“As far as the theater portion, at this time Mr Lawrence has no intentions of opening it back up anytime soon,” he said. “We would like to come back before the council no sooner than three months from now with a concrete plan that would allow him to open it up for special events. That theater has been there for a very long time, and it has been important to the city and I think it can be used again in a manner that is fair to Mr. Lawrence as well as maintaining the safety and security of downtown.”

Jackson said if, after eight weeks there have been no problems, the Princess would like to return to its former 1:30 a.m. closing time.

“If there are any issues before that time we’ll have open communications,” he said. “One of Mr Lawrence’s concerns was that he was not aware of some of these calls for service. We ask the chief that when the patrol guys come around they introduce themselves and then if there is a call for service that they come in and let him know what’s going on. On the other side of that (Lawrence) has agreed that if someone has to be put out of the business that they won’t just be put out on the sidewalk, that they will call the police and make sure the area is safe and secure.”

“We had a good meeting the other day with Mr. Lawrence and Mr. Jackson,” said Smith. “There was dialog on both sides and compromise on both sides. I think if both sides work together as promised, we’ll see a big difference.”

Smith said that he recommended approving Lawrence’s request. Ward 4 Councilman Marty Turner made a motion, seconded by Ward 3 Councilman Charlie Box, to approve it, but City Attorney Jeff Turnage said that wasn’t necessary.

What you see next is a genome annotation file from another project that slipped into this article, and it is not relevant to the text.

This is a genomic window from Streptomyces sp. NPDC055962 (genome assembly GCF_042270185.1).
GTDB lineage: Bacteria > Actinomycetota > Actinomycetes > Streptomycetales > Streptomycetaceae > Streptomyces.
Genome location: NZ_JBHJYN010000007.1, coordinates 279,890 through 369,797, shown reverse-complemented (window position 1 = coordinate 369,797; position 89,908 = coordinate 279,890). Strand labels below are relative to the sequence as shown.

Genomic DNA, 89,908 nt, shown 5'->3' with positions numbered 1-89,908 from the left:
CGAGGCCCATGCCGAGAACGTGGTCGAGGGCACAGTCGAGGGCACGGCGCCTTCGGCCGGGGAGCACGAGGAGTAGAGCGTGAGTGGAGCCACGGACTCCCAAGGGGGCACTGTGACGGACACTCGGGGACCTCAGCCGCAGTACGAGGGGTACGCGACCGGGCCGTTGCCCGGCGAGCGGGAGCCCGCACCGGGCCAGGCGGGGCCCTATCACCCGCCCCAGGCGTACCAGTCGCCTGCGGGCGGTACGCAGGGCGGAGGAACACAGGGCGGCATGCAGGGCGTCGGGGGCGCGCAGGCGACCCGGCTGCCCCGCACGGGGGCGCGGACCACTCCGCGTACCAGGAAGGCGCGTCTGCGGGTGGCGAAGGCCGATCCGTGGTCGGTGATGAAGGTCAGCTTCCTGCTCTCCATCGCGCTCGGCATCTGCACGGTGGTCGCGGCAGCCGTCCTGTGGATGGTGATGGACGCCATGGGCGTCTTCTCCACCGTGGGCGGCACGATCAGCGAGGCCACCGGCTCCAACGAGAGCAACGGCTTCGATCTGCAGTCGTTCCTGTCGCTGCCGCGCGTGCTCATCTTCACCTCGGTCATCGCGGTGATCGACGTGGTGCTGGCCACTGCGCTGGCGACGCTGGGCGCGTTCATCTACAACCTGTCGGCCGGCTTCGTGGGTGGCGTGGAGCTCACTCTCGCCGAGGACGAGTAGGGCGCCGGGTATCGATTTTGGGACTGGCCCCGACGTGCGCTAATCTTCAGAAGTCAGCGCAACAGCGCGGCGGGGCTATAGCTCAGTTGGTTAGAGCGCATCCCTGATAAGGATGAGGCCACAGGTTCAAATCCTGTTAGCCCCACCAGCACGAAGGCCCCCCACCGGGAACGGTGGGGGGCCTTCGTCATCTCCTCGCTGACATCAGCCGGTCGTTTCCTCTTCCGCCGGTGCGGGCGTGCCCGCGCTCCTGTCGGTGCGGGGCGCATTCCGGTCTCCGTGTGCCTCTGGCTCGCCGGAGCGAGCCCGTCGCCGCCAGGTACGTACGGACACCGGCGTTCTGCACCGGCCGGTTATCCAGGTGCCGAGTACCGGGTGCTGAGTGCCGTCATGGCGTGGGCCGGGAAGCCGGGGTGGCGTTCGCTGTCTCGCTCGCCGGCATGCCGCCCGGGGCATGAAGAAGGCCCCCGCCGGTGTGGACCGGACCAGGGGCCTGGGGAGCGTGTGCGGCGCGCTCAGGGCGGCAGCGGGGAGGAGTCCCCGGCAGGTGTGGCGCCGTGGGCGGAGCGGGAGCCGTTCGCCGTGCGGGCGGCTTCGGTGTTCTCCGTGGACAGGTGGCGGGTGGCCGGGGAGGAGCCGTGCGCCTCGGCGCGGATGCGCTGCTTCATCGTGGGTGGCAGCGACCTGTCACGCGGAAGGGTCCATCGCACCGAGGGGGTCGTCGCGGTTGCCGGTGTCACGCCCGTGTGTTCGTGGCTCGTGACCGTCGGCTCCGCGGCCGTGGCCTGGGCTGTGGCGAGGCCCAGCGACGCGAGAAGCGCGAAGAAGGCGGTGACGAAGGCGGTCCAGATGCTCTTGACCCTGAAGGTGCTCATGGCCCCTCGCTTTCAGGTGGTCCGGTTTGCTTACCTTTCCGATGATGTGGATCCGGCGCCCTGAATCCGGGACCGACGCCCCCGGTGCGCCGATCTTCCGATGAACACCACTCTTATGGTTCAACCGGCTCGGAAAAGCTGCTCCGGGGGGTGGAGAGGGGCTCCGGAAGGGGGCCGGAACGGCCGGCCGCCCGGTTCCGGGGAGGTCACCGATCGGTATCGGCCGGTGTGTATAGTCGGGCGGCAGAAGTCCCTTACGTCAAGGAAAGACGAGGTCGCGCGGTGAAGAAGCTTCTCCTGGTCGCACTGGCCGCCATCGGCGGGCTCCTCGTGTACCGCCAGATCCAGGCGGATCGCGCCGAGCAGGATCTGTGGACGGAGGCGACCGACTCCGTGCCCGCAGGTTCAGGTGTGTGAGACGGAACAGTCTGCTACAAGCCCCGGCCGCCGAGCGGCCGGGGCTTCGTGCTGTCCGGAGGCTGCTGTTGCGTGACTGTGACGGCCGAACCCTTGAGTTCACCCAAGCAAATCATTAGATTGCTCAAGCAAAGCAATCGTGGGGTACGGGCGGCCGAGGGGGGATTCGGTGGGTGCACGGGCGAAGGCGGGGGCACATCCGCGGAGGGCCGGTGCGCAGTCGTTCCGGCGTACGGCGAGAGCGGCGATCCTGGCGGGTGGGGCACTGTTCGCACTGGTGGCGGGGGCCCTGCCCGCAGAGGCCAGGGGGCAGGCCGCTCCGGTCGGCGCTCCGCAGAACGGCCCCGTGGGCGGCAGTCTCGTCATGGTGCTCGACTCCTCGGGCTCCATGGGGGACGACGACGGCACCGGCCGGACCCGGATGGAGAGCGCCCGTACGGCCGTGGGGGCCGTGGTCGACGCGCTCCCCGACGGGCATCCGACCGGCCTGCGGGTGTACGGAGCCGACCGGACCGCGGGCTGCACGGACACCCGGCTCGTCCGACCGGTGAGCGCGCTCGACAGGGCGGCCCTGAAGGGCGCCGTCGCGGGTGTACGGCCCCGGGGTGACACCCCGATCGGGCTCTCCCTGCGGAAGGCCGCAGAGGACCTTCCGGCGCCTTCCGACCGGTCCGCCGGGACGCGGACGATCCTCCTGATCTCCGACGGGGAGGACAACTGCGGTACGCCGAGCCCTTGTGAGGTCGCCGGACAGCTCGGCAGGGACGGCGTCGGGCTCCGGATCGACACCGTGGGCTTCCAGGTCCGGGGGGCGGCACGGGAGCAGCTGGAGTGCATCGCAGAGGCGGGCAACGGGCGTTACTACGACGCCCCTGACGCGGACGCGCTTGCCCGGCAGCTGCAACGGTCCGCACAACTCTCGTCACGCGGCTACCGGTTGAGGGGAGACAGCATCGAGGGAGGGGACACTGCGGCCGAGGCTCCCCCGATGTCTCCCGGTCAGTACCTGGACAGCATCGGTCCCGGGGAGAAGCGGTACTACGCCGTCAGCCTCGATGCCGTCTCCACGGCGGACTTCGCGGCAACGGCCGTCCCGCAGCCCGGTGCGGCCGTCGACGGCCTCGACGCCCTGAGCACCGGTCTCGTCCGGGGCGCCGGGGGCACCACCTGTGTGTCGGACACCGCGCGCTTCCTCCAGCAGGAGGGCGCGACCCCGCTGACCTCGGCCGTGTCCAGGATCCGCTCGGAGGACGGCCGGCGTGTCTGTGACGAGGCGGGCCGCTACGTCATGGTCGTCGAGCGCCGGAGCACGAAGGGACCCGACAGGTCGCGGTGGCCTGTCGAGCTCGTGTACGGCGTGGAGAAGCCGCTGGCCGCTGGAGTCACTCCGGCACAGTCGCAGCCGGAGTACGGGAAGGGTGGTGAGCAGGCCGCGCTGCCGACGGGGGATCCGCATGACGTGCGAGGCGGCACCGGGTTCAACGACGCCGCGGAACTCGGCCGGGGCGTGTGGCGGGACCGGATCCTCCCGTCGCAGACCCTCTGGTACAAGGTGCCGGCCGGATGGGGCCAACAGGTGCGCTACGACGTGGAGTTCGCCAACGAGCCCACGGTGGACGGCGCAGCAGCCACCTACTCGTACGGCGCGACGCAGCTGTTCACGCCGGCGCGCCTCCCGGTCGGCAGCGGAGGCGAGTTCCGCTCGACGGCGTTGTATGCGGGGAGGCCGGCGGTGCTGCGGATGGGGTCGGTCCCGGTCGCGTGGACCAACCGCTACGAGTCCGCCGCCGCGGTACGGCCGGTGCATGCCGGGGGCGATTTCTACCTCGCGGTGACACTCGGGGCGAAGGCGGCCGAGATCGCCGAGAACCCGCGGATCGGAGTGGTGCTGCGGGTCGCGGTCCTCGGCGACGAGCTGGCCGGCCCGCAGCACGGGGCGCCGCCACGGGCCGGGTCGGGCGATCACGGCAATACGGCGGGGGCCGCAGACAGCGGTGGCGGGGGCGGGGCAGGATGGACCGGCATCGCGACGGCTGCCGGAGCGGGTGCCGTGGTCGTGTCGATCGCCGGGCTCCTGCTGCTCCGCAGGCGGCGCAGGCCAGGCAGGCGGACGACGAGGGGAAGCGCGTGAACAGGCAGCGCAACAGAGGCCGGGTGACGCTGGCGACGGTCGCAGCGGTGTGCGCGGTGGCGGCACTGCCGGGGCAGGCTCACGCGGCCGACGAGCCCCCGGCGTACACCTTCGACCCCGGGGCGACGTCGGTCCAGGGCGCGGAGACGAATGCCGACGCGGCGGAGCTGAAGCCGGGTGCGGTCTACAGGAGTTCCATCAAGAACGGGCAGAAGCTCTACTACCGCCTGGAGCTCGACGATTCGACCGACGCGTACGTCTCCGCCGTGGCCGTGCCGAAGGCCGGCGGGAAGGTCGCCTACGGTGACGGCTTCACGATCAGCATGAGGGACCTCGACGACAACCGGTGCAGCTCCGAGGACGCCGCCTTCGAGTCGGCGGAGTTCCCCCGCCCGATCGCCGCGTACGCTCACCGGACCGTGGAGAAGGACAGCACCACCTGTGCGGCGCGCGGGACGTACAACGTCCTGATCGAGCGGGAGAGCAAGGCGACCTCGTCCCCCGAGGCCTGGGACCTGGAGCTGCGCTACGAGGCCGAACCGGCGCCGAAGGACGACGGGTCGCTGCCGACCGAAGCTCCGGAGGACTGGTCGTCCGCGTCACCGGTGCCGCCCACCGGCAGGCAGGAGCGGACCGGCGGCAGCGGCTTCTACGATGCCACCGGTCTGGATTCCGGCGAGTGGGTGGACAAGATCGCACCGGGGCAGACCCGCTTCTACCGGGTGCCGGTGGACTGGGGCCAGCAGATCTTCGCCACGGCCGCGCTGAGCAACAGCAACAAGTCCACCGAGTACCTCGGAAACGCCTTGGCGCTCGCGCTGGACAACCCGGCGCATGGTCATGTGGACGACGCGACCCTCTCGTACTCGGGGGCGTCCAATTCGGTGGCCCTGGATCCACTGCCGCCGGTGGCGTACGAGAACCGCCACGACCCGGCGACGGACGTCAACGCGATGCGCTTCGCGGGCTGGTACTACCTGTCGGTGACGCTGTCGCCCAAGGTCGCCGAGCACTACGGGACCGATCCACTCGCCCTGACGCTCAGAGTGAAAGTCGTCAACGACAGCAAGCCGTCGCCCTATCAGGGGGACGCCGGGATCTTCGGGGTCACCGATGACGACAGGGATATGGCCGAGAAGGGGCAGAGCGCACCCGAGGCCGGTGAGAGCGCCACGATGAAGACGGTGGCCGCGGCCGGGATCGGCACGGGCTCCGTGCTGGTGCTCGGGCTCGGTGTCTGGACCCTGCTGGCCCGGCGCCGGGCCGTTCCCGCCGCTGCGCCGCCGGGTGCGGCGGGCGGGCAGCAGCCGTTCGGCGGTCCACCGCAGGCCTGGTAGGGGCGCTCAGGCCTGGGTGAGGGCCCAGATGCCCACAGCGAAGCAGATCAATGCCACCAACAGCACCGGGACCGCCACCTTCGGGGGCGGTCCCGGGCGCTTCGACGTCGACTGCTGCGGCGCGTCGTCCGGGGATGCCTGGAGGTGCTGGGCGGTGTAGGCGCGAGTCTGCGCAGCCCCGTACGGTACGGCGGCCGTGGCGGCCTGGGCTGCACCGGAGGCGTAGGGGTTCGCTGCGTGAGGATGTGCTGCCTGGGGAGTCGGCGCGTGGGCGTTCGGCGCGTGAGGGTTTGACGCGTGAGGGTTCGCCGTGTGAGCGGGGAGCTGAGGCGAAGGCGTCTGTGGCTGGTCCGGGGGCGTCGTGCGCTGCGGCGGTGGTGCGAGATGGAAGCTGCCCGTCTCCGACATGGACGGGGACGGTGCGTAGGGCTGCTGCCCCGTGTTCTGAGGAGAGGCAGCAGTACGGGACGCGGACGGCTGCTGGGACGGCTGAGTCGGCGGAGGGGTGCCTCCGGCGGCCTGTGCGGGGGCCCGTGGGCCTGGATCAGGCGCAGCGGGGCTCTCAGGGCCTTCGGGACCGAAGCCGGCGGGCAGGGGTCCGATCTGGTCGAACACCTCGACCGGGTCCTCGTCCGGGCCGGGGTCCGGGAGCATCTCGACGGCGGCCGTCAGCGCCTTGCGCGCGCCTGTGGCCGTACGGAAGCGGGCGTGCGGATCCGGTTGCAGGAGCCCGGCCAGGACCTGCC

“This is a self-imposed closing time,” Turnage said. “We had an ordinance we were about to take up when Mr. Lawrence voluntarily changed his hours. If you’re comfortable with what they are proposing then you don’t have to take any action.”

Jackson then moved on to the Fairgrounds.

The city council imposed a 90-day moratorium on large events involving alcohol at the Fairgrounds after a shooting at a Christmas party. The city and the Fairgrounds management have since been trying to work out new guidelines for such events, as well as upgrades to the facility to make it more safe.

“That 90-day moratorium ended this month,” Jackson said. “However, my client has continued to abide by it. We wanted to touch base with the local law enforcement about the cameras, the lighting, the security measures that were put in place. Since that time I’ve spoke with (Lewis) and Sheriff Mike Arledge. I’ve spoke with Anthony Nelson in narcotics here in Columbus as well as Archie Williams with the narcotics task force. They were walked through where the cameras were placed and the increased security that’s out there. Everybody was in agreement that this would be a huge help to law enforcement and they felt like we went beyond what their expectations were. My client has taken quite a bit of expense to do that to make sure that not only the city is satisfied but that people still want to come to the Fairgrounds. It’s been a vital part of Columbus in hosting big events, small events and auctions over the years.